Snyder eventually landed on advertising, . He noticed that the move toward real-time bidding, where ads are sold through auctions in real time, meant that digital advertising was growing at a rapid clip but that quality was declining. Because everything was automatic, there was no one to filter for nuance, resulting in awkward ad placements, such as commercial-airline ads appearing next to news stories about plane crashes.
Snyder spotted an opportunity for Grapeshot’s contextual advertising. As more brands redirected their ad spend to programmatic, they also found their ads ending up in awkward spots. Eventually, the concept of brand safety became one of the most talked about topics in marketing, and Grapeshot grew rapidly.
IQ led a funding round in Grapeshot in 2009, and by the time Albion and Draper invested in 2014 and 2015, the company was “going like a train,” according to Chapman. And more companies were increasingly turned on to brand safety in the wake of news investigations that found ads for big brands next to terrorist content.
When Albion invested in 2014, Grapeshot had revenue of £1.8 million. Filings show the company reported £9 million in revenue for 2016 on a loss of £1 million. Sources told Business Insider that revenue for 2017 was about £24 million and that the company was profitable.
“It had fantastic KPIs” — key performance indicators — “and it could have been in billion-dollar-plus territory in time,” Bautin said.
Grapeshot fought off offers from private-equity investors and considered staying independent
Bautin and Whitby-Smith said Grapeshot had considerable interest from multiple buyers and investors, including private-equity firms, but opted to sell to its long-standing partner Oracle. The tech giant kicked off serious talks in December.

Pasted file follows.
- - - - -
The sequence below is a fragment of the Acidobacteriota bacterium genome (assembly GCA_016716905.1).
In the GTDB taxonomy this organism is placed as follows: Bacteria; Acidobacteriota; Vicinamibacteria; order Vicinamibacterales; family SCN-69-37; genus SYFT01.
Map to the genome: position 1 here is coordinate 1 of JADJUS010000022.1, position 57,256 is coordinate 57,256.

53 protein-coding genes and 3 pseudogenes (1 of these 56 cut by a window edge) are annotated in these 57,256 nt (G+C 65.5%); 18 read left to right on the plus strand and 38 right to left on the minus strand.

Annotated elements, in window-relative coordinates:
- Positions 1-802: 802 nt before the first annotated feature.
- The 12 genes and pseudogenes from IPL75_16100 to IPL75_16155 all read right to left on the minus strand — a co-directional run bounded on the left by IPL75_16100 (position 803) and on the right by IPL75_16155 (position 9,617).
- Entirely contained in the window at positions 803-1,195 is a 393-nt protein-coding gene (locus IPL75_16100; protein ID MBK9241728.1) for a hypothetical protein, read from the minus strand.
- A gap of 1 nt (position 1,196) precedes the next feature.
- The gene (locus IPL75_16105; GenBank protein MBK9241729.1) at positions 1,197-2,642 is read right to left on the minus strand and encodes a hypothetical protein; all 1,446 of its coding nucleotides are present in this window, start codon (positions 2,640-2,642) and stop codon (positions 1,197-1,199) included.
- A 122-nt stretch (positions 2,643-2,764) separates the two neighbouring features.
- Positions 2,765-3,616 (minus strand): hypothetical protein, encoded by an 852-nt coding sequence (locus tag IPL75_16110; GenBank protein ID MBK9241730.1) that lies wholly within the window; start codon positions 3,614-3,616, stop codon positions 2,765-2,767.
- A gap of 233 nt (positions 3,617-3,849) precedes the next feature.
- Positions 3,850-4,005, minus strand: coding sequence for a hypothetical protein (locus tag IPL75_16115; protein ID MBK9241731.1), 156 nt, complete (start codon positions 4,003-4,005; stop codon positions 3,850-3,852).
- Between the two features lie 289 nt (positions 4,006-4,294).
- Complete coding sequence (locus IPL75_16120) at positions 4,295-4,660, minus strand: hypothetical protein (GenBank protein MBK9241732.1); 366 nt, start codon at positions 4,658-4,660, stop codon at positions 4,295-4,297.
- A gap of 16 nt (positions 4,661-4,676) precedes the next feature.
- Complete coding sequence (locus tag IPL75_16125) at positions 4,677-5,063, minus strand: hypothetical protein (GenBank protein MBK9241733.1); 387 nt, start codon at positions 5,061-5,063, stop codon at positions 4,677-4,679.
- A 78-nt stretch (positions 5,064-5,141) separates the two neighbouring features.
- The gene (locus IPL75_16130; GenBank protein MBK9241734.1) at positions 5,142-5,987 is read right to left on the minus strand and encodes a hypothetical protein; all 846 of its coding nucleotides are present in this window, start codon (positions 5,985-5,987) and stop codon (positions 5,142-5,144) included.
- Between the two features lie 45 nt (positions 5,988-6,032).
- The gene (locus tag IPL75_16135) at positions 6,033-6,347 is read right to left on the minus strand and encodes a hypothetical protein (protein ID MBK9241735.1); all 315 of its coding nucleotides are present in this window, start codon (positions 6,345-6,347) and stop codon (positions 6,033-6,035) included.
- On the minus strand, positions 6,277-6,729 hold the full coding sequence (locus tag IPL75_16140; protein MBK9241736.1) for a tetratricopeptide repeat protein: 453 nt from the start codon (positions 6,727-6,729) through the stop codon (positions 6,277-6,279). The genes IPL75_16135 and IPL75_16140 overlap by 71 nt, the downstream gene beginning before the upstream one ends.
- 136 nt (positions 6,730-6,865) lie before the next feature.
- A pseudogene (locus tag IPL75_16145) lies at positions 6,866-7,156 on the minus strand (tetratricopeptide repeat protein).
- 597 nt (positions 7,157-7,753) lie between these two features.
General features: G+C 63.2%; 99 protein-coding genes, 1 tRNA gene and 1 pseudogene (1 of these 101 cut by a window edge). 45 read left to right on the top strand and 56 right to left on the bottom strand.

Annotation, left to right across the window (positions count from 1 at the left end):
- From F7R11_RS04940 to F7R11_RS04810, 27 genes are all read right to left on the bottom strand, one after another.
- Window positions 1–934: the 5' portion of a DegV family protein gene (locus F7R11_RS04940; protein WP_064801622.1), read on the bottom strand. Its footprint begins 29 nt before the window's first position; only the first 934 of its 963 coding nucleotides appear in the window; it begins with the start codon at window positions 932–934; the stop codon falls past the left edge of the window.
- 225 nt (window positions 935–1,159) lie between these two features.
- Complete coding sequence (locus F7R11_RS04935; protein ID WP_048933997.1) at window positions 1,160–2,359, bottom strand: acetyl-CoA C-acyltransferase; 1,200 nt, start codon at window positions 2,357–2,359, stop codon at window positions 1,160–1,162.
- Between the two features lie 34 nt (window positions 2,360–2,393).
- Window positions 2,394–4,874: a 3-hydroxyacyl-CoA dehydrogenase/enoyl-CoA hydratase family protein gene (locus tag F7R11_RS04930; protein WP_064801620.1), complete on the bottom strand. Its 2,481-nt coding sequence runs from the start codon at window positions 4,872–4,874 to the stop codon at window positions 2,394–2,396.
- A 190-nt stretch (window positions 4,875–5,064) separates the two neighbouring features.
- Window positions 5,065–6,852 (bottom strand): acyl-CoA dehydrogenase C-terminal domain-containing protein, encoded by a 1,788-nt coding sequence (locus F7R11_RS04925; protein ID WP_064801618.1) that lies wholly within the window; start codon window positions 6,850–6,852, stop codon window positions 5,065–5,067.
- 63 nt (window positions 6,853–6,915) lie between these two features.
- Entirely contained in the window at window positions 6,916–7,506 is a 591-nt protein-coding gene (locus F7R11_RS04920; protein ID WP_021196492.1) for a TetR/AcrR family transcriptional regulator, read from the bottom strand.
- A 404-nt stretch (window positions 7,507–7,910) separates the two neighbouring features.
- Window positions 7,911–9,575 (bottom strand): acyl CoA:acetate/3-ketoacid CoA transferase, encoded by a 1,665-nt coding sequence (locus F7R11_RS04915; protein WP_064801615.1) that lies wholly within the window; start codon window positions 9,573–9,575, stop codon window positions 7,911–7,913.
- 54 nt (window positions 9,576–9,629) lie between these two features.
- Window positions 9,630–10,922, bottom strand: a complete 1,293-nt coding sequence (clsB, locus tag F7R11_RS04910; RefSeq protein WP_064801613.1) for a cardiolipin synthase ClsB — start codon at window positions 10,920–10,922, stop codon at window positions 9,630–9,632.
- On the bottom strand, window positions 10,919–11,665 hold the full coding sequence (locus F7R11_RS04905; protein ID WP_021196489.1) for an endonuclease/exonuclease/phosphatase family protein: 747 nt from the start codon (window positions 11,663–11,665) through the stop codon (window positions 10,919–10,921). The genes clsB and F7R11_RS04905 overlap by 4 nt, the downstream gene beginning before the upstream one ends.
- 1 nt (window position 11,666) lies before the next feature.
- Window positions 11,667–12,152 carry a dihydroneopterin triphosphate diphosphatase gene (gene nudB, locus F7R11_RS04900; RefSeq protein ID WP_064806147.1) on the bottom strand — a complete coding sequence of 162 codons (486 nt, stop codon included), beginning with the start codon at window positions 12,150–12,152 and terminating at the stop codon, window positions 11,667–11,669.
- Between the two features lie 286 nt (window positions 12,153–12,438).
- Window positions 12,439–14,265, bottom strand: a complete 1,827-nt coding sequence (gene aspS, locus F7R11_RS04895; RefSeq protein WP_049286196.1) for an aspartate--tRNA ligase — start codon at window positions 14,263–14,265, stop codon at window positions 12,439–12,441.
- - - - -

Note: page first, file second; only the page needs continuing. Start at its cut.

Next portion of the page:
“In some ways, it would have been great to see it stay independent, get unicorn status and IPO, which it had potential to do,” Bautin said. “But then there was Oracle — their software was good, the team liked the new home, and there was impetus to grow into a big player.”
The ad-tech market is generally undergoing lots of consolidation, especially with Europe’s new privacy laws about to come into effect. Bautin added that “things are not quite so certain” in advertising.
Draper Esprit, a proponent of long-term investing that was last to invest, was perhaps the most reluctant to sell.
“We were not looking to sell out,” Chapman said. “The approach was not what we were looking to do … That said, look at the industry at the moment and the issues that Facebook and Google have. Partnering with a major brand, the powerhouse of Oracle — as a businessperson, it doesn’t look like a bad decision.”
According to Whitby-Smith, there was unanimous agreement inside Grapeshot to sell, partly because it had built up trust with Oracle over time.
Superficially, the deal looks like another European startup selling out too early to a major US corporation. But Bautin argued that it had created several millionaires in the executive team who may go on to found other startups. Snyder is already a serial entrepreneur, having founded the natural-language search company Muscat, which he sold to Dialog Corporation in 1997.
It’s also yet another success to come out of Cambridge, alongside Autonomy and the chip firm Arm.
“This is another Cambridge success story,” Whitby-Smith said. “Both Martin and John were at Cambridge University. It’s another data point on the strength of Cambridge’s entrepreneurial ecosystem.”